The proposal for the Reproductive Freedom Act and the work of state organizations sets New Jersey apart from other states where access to abortions is severely restricted. The pandemic’s impact on women’s sexual and reproductive rights has encouraged the UN as well as governments globally and domestically to reassess their policies. The United States rescinded the global gag rule, which was a policy implemented in 1984 prohibiting non-governmental organizations (NGOs) from receiving funding or global health assistance from the U.S. and providing access to contraception and reproductive healthcare, HIV/AIDS testing, abortion referrals, or advocating for the reform of reproductive healthcare legislation. UN Secretary General Guterres in support of the US policy reversal stated, “This Policy has led to the defunding not only of reproductive health services globally but also in recent years to broader health services, an issue which in the midst of the current pandemic has been shown to be central to achieving the Sustainable Development Goals (SDGs)”. The global gag rule was a setback on the worldwide advancement of women’s reproductive rights and health, infringing on their human rights and the achievement of SDG 3 (Good Health), as access to the healthcare they need was restricted by inhibiting the functioning of NGOs. The reversal of the implementation of the global gag rule, the restoration of UN Population Fund (UNFPA)’s funding, and the proposed Reproductive Freedom Act indicate that the US and New Jersey specifically understand that women’s rights matter and are taking the provision of good healthcare, including reproductive healthcare more seriously.

Reproductive rights is closely tied to global human rights. According to the UN Women’s report “From Insight to Action: Gender Equality in the Wake of COVID-19,” surveys show that in “4 out of 10 countries in Europe and Central Asia, at least half of women in need of family planning services have experienced major difficulty accessing them since the pandemic began.” In Asia and the Pacific, 60 percent of women report difficulty in seeing a doctor because the pandemic. In the UN’s April 2020 report, it explicitly states a concern that in Latin America and the Caribbean “an additional 18 million women will lose regular access to modern contraceptives, given the current context of COVID-19 pandemics.” The report provides a recommendation to states indicating they “[m]ake provisions for standard health services to be continued, especially for sexual and reproductive health care.” The impact of not having sexual and reproductive health had negative impacts on women during this pandemic. We have witnessed an increase in maternal deaths and have seen a subsequent regression in achieving the SDGs. According to the UN Population Fund, as of March 2021, an estimated 12 million have had disruptions in their family planning services due to COVID-19 resulting in 1.4 million unintended pregnancies. The UN Population Fund continues its insistence that family planning is a “human rights concern.”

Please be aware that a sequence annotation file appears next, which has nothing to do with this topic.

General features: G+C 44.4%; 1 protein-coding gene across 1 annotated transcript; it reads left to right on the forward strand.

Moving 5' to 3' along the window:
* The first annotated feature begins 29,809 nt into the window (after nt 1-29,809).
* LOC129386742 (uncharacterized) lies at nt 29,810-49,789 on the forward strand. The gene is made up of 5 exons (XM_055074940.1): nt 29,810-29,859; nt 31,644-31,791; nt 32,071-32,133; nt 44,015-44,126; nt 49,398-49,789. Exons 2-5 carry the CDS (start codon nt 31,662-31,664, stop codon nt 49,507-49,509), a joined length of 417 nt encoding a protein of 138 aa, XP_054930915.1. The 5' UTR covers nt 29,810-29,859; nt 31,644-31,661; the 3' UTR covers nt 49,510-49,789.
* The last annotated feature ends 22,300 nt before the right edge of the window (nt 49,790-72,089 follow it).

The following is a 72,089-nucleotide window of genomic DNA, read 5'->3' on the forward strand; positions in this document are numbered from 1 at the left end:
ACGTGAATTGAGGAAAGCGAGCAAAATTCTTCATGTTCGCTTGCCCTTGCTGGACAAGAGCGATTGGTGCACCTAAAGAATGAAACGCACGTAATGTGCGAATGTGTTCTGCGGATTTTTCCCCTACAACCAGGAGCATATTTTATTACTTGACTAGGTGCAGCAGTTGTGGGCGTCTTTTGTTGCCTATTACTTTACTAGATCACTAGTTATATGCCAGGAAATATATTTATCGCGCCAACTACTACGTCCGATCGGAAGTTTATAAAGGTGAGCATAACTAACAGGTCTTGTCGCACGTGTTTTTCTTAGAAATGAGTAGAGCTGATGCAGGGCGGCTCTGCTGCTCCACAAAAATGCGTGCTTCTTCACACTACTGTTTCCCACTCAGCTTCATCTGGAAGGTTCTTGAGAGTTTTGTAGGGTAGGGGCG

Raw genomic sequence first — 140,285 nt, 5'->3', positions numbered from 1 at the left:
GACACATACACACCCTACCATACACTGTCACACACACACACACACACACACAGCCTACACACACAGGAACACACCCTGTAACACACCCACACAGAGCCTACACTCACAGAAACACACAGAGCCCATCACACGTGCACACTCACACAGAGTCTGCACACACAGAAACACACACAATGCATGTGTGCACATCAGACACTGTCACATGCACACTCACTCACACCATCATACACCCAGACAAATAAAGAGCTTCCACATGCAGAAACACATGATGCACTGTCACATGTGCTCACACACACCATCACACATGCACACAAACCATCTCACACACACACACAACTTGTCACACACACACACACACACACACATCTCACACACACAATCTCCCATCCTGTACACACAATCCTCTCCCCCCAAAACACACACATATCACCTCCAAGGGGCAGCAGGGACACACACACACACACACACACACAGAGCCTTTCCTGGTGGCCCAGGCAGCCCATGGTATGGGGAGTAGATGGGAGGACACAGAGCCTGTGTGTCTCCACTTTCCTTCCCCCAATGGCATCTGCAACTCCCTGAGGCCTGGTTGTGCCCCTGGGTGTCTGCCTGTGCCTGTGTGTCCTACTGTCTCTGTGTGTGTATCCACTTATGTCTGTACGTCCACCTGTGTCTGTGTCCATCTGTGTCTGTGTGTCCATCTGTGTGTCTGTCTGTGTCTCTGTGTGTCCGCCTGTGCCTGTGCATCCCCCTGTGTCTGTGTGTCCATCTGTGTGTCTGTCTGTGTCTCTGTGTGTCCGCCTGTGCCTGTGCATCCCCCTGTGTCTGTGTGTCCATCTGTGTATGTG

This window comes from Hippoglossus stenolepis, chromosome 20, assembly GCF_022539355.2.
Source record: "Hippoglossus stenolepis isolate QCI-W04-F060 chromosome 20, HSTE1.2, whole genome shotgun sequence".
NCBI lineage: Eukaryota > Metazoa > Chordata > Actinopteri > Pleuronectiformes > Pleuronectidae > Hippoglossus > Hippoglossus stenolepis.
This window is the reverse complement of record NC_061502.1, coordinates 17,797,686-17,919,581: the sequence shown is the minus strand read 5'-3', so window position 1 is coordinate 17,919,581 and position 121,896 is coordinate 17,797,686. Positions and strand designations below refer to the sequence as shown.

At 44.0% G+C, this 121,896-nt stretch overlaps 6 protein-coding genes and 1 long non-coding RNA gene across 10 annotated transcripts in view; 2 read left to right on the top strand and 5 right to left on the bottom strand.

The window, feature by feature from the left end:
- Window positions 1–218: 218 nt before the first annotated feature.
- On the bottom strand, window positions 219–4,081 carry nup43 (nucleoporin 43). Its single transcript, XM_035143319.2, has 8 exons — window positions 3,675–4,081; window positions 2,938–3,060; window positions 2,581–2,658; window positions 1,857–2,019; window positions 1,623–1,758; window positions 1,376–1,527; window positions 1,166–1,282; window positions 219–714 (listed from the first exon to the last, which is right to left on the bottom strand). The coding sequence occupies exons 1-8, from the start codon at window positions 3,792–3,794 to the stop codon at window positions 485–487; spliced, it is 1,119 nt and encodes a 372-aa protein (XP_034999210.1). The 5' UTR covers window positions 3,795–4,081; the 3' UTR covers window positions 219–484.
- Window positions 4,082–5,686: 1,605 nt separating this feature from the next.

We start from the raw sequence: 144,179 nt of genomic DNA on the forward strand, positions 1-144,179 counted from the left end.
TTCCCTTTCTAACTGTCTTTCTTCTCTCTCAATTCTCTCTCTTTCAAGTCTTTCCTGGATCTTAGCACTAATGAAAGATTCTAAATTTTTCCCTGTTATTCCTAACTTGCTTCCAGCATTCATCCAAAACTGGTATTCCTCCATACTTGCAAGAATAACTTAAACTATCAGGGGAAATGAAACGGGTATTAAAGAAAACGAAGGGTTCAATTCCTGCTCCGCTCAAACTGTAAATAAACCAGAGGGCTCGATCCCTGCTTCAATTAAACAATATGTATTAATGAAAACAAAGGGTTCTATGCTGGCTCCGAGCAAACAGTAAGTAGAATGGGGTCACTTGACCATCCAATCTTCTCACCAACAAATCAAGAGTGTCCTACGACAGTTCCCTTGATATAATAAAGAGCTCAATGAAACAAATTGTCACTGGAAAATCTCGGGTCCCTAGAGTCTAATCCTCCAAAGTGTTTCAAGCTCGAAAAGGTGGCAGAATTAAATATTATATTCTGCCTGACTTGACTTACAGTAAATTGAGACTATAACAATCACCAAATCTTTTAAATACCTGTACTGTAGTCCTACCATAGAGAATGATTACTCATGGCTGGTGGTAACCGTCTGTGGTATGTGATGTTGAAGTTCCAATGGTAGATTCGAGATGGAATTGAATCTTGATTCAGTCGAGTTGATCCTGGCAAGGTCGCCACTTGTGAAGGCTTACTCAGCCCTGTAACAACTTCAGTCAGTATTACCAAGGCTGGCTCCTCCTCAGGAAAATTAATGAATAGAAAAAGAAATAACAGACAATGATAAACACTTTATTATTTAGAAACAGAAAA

Overall, the Reproductive Freedom Act helps counteract the challenges posed to accessing affordable, safe, and quality healthcare that women, immigrants, and BIPOC communities face and that have been exacerbated by the COVID-19 pandemic. The bill combats inequalities, universally providing access to care regardless of race, socio-economic status, and insurance coverage. The increased provision of healthcare, reproductive care, and contraceptives will decrease the number of unwanted pregnancies as people will be better educated and have access to more effective contraceptive methods and overall care. In the height of the pandemic, 27 percent of people in New Jersey used the least effective forms of contraception. With the Reproductive Freedom Act, “my body, my choice” is no longer just a slogan, but codified into law enabling women of all backgrounds to have better healthcare access, control over their bodies, and the ability to afford the care they deserve.